Can democracies win the new great power competition?


The nature of great power competition in the 21st century will shape the world, some observers suggest. So should it be the strategic priority of foreign policy?

Given the current and projected policies of Beijing and Moscow, which aim at harming U.S. strategic interests, fragmenting our alliances, and fostering global and regional instabilities, it is imperative to devise appropriate U.S. responses to these challenges, argues Paula Dobriansky, Senior Fellow at the Harvard Kennedy School Belfer Center for Science and International Affairs and former Under Secretary of State for Global Affairs from 2001 to 2009. Accordingly, how to deal with these threats must be a central organizing principle of U.S. foreign policy, she writes for Foreign Affairs

In the past couple of decades, the information environment has become one of the main battlegrounds of great-power competition, notes Doowan Lee, the senior director of research and strategy at Zignal Labs. In effect, major powers are using information warfare to sow domestic discord and distrust on their adversaries’ soil, rendering governments unable to focus on external threats, he writes for Foreign Policy. 

The U.S. government has set up several programs, including the Defense Innovation Unit and National Security Innovation Network, under the Defense Innovation Board, to accelerate the use of emerging technologies that use artificial intelligence and data analytics, Lee adds. Yet these initiatives are still hamstrung by complex bureaucracy and protracted contracting processes that aim to acquire commercially available algorithmic solutions—an organizational issue widely shared across democracies.

The challenge today derives not simply from the fact that the dictatorial regimes controlling China and Russia came to focus, years ago, upon competitive strategies designed to destabilize the long-established “operating system” of the international community, undermine our role and influence in it, and reorient that system in various ways increasingly around themselves, said Christopher Ashley Ford, U.S. Assistant Secretary of State for International Security and Nonproliferation.  The challenge also stems from the fact that while they turned to ambitious geopolitical competition in the post-Cold War era, we turned away.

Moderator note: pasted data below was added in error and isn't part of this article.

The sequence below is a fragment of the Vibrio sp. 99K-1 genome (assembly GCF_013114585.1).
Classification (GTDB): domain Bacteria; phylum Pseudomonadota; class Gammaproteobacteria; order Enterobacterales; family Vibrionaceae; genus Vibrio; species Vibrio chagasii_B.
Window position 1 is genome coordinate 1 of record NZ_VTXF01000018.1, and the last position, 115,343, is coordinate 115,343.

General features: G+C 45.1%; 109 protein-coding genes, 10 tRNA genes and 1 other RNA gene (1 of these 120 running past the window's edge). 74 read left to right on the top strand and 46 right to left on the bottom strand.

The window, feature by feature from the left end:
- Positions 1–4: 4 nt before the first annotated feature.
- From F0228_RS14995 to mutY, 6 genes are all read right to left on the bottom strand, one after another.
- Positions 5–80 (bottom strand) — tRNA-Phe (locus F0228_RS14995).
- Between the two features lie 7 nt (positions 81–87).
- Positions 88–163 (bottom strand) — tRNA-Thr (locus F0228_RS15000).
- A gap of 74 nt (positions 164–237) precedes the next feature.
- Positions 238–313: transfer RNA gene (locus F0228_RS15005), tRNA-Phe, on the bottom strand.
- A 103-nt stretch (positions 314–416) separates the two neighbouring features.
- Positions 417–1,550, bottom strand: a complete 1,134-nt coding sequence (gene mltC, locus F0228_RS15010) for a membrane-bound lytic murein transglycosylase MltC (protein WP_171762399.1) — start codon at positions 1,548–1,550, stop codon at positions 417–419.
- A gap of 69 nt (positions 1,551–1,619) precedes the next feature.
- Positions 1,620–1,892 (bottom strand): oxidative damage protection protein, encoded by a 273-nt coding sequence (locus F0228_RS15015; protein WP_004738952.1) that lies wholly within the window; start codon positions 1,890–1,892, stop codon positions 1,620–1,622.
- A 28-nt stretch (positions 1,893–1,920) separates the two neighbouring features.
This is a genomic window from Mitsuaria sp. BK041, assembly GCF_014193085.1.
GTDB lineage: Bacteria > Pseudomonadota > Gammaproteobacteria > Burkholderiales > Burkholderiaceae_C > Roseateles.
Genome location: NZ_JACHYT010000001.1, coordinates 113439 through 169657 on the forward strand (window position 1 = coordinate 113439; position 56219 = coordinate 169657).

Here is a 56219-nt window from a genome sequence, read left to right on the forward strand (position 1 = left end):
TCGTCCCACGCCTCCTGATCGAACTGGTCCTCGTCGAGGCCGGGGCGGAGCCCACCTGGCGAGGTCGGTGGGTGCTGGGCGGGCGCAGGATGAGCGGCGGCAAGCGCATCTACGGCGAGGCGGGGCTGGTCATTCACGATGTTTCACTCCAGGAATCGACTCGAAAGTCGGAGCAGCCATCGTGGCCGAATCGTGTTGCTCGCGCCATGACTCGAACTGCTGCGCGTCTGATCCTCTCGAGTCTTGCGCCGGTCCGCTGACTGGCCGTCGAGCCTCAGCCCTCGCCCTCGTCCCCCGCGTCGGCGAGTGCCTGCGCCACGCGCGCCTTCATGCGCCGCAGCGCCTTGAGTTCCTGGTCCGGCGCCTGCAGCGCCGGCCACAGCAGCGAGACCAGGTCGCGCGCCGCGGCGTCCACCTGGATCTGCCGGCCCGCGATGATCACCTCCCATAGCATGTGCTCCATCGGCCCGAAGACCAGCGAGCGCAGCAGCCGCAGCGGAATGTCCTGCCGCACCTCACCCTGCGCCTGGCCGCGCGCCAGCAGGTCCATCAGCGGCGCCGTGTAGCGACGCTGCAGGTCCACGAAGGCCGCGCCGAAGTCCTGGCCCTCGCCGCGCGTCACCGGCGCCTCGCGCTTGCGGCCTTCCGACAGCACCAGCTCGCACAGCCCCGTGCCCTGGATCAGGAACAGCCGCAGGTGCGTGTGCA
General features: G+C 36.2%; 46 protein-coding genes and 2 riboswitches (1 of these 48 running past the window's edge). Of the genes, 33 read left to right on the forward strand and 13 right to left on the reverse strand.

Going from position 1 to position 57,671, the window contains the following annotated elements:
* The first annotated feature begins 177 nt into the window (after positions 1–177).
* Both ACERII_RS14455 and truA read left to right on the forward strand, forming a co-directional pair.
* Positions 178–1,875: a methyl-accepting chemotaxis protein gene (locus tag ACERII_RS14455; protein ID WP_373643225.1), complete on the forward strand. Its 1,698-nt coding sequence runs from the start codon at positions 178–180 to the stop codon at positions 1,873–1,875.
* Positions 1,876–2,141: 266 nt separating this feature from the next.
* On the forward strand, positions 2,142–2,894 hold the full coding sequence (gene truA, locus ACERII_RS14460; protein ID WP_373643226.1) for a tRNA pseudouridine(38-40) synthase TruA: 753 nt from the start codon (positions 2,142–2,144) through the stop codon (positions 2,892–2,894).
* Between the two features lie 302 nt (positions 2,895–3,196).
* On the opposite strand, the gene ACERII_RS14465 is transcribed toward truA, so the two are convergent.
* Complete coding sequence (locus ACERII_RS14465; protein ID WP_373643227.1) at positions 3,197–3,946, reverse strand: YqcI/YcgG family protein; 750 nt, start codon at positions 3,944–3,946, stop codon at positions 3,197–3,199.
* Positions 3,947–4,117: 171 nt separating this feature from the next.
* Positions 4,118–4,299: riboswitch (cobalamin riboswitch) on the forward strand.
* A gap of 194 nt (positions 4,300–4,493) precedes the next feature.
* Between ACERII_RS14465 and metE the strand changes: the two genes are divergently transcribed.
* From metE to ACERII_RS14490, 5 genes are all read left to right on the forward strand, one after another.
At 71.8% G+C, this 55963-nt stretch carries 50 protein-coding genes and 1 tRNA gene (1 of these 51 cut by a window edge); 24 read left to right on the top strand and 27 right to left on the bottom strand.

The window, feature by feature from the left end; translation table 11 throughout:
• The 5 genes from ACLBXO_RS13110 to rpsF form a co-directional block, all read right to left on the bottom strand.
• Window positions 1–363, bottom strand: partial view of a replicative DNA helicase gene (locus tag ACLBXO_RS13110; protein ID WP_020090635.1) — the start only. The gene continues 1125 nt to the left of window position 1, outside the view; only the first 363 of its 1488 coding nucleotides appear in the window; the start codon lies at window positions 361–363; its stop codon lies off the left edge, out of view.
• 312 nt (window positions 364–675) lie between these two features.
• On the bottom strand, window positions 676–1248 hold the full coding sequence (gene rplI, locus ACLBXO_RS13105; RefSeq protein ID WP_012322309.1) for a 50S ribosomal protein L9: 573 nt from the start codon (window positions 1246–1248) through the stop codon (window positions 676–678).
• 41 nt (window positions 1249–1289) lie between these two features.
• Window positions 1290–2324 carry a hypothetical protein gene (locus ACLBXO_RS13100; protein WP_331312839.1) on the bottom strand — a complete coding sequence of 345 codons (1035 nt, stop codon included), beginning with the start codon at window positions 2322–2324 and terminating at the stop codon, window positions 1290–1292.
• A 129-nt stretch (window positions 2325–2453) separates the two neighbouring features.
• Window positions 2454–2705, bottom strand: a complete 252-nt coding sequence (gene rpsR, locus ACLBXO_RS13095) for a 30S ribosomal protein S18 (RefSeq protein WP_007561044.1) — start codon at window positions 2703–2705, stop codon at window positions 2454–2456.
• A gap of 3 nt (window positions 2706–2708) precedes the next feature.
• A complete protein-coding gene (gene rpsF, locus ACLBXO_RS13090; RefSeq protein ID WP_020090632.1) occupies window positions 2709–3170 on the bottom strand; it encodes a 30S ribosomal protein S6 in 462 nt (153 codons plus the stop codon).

China and Russia have integrated ideological, political, economic, military and technological tools while America’s “Arsenal of Democracy” has declined in part because, for 20 years, the U.S. has focused on countering terrorism, a real but not existential threat, and neglected investments necessary for great power competition, analyst Mir Sadat writes for The Hill. These investments impact our way of life because we are dependent on technology such as cyber, space, electronic warfare, artificial intelligence, machine learning and other emergent technologies — all part of the incipient Digital Age.

Several forces that have gained momentum and strength during the last decade are now converging as a formidable force that may reconfigure the post-pandemic international order, one analyst observes. There are three significant challenges to the foundations of the current liberal order, writes for the Journal of Chinese Political Science:

(1) the entrenchment of authoritarianism, characterized by authoritarian resilience, autocratization, and the consolidation of competing authoritarian political-economic models;

(2) the exacerbation of nationalism enabled by nationalist and populist politicians; and

(3) the intensified competition among major powers.

China challenges the mythologized liberal international order and exposes the contradictions in the dominant Western model, while the pandemic has provided ample opportunities for China to extend its networks and promote its alternative hybrid political-economic model, Huang adds. 

The balance of power has been shifting against the United States and other free and open societies, adds former National Security adviser H.R. McMaster. Much of that shift has been self-inflicted. Strategic narcissism has fueled both overoptimistic policies that underestimated the risks of action and pessimistic policies that underestimated the risks of inaction.

But even with strategic rivals, we should engage in both competition and cooperation when they advance national interests, argues Journal of Democracy contributor Alexander Cooley, Director of the Columbia University Harriman Institute.

Autocratic-driven information warfare presents democracies with an acute dilemma.

What makes this contest particularly troubling for liberal democracies is that we enshrine debate—between those we elect and within the population at large—as a vital civic activity, adds Iain King, an adjunct scholar at the Modern War Institute and former director of programs at the Westminster Foundation for Democracy. So, when information warfare is fought over our own soil, steps that may bring success—like censorship—can also attack the very nature of the society we are trying to defend.

There is no doubt that the greatest long-term challenge facing U.S. foreign policy is China’s rise and the spread of its authoritarian model across the world, adds Alina Polyakova, President and CEO of the Center for European Policy Analysis (CEPA – a partner of the National Endowment for Democracy). In the medium term, Russia’s continued aggression and intent to undermine U.S. interests will only exacerbate the challenge to U.S. power.

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